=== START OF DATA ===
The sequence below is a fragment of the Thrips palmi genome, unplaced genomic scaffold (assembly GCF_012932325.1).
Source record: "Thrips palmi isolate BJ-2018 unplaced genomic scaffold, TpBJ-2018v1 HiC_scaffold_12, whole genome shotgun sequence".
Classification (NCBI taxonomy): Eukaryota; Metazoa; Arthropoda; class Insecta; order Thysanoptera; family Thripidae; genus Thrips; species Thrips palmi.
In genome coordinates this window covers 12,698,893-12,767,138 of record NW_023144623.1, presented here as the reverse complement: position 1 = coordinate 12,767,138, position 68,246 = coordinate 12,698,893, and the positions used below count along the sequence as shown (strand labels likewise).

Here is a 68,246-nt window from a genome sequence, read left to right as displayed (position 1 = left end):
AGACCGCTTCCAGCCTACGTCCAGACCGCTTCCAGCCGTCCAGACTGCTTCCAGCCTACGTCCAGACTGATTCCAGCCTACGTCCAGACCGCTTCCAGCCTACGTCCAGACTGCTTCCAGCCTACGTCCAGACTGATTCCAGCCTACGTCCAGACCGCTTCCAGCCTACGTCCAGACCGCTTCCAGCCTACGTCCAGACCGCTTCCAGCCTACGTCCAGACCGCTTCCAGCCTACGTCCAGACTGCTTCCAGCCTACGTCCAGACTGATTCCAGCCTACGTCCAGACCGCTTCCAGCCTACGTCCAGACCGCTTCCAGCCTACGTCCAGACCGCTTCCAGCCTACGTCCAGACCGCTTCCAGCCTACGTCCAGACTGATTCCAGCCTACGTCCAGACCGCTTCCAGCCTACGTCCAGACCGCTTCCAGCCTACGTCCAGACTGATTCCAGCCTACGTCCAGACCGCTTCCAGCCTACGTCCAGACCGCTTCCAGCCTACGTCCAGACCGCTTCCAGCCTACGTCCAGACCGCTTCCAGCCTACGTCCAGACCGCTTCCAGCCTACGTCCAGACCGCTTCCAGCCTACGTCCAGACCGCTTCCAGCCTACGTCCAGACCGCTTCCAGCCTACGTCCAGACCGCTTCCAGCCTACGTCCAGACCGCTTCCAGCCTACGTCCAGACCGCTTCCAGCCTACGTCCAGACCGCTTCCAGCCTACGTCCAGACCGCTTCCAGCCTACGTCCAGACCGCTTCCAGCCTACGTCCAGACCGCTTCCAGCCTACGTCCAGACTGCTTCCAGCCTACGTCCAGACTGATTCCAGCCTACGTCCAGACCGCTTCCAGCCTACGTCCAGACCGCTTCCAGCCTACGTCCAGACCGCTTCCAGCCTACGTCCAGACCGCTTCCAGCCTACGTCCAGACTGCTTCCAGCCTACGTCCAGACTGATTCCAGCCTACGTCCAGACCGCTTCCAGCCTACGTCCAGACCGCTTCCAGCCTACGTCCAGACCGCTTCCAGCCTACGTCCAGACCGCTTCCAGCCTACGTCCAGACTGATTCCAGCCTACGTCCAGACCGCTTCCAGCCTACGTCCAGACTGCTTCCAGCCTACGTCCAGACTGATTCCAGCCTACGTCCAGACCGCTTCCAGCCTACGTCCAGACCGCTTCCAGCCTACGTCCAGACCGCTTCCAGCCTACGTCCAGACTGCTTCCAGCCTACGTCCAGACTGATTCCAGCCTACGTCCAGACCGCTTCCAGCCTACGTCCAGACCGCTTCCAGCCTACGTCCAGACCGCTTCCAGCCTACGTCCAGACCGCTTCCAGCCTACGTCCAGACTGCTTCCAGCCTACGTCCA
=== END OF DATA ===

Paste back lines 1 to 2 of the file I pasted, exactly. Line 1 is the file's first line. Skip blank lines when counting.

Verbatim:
The sequence below is a fragment of the Thrips palmi genome, unplaced genomic scaffold (assembly GCF_012932325.1).
Source record: "Thrips palmi isolate BJ-2018 unplaced genomic scaffold, TpBJ-2018v1 HiC_scaffold_12, whole genome shotgun sequence".